The Great Sunflower Project needs you

Every summer for the last four years, a cluster of male bees (genus Melissodes) finds this  Miscanthus sinensis the perfect place to spend each night.

sleeping-bees-blogEver since I interviewed bee expert Stephen Buchmann a few years ago, I’ve had a soft spot for bees. He told me that one-third of our food supply is derived from insect-pollinated plants and that hundreds of fruits and vegetables would disappear if anything were to happen to the honey bee.

“It’s been stated that if there were no bees and other pollinators, it’s doubtful that the human population could survive for more than a few months,” he said.

Over the last few years, the decline in bee populations across the country has been well-documented. That’s why I was especially pleased to read about Gretchen LeBuhn in the August issue of Sunset Magazine.

Gretchen is an associate professor of biology at San Francisco State University and the founder of the Great Sunflower Project. Thank you, Gretchen!

The project’s goal is to recruit citizen-scientists to plant sunflower seeds and track bee activity in their own backyards. She started the project in 2008 and it’s grown to include participants in all the states and some parts of Canada, too.

When participants sign up at GreatSunflower.org, they receive free seeds for Lemon Queen (Helianthus annuus) sunflowers in the spring. They’re asked to plant the seeds, grow the flowers, time how long it takes bees to visit the sunflowers and report the results.

I hope you’ll join me in signing up to be part of the Great Sunflower Project to help provide valuable data for research.

Here are some other simple steps gardeners can take to increase the bee population in their gardens:

  1. Leave a number of dead branches for giant carpenter bees, leaf-cutter bees, and mason bees to nest in.
  2. Stop using insecticides in the garden or use chemicals less toxic to bees.
  3. Plant flowers that are rich in nectar and pollen.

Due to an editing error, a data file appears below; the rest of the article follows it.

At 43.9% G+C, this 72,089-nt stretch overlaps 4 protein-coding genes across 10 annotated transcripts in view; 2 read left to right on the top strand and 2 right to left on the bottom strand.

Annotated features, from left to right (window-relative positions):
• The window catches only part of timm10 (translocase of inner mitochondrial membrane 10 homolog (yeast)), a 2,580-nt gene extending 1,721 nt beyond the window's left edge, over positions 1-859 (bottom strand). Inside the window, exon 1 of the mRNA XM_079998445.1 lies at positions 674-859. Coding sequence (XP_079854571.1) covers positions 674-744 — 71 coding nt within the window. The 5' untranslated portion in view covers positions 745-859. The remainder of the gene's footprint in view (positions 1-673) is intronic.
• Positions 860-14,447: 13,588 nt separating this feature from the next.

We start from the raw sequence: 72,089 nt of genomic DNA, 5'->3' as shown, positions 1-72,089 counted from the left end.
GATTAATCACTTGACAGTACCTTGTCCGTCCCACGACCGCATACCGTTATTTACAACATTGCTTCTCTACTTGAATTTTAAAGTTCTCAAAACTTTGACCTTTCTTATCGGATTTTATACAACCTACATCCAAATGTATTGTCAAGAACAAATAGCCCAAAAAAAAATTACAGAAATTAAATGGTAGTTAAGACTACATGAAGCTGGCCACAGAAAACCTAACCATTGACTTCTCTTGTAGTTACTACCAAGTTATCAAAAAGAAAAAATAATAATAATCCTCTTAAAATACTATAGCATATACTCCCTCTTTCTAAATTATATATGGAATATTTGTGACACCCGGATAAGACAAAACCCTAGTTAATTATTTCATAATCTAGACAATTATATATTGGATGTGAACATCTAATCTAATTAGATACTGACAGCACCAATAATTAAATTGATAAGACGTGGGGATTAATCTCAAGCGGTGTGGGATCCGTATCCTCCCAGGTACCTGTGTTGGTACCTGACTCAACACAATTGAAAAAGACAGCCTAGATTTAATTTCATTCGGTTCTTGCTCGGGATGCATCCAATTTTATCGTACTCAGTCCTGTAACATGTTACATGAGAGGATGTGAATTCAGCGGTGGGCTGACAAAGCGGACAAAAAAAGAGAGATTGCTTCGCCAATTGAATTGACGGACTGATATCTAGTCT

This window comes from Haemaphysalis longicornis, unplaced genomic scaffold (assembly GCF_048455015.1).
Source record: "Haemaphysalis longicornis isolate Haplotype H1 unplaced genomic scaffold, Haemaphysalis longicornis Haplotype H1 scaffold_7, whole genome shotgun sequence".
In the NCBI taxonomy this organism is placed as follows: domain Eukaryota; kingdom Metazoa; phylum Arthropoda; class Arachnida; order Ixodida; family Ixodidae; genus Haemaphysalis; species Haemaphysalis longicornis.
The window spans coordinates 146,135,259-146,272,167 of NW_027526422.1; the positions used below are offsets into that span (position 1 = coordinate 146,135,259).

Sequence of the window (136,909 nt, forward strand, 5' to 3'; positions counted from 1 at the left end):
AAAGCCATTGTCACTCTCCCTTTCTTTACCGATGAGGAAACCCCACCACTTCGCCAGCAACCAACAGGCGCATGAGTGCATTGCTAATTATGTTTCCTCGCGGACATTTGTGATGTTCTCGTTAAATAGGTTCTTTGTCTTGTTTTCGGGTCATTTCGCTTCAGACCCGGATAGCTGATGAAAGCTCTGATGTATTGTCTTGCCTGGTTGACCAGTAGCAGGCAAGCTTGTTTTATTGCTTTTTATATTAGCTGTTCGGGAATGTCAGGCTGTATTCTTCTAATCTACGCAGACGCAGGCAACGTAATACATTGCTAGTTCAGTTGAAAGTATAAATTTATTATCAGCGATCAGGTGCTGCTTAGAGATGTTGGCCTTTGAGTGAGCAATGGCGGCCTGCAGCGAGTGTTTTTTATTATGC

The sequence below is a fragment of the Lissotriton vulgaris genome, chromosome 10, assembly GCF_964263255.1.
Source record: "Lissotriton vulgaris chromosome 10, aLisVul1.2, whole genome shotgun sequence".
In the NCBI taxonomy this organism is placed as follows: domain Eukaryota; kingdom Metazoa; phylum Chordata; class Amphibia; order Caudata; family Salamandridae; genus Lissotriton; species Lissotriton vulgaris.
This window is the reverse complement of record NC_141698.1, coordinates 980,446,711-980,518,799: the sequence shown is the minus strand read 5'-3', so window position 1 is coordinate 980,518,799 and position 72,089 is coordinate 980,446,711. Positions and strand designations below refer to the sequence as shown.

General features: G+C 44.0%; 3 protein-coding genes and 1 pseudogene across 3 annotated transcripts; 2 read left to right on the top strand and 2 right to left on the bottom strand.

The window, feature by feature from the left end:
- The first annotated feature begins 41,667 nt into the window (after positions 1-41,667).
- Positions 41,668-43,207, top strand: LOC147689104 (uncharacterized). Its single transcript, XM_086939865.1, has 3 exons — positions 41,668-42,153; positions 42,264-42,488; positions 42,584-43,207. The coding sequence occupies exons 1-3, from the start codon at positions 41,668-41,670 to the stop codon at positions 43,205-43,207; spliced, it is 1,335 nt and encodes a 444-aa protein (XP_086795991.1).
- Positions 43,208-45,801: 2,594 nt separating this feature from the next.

4. Choose flowers in a variety of colors (especially blue and violet), shapes and scents.
  5. Leave a small patch of bare ground in or near the garden for ground-nesting bees.

The Colorado Gardener’s Companion includes lists of perennial and native plants that bees can’t resist.

Gardeners can also learn to appreciate those circular snippets cut out of their rose leaves. Native leaf-cutter bees need those round leaf wrappers to line their cells for their young. That just might help take the sting out of having imperfect rose bushes.

Please let us know how the bees are doing in your backyard this season by posting a comment here.


 

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Comments

The bees are partying every day in my front (don’t really have a back) yard. I’ve got big, fat bluebeard (Dark Knight Spirea) bushes lining the sidewalk as well as some hyssop (which I just spotted a hummingbird enjoying – wow!). The bees are MAD for it. People are sometimes intimidated walking by as they are so active, but as we all know, they’re interested in the pollen not us. I also have a raised bed in back that they’ve been busy pollinating. Not that the tomatoes are red yet… I’ll be joining the GSP asap!

Hi Gretchen: Thanks for checking in and for the colorful description of your garden–it sounds delightful. I’m so glad to hear you’re joining the Great Sunflower Project! The bees and I both thank you.

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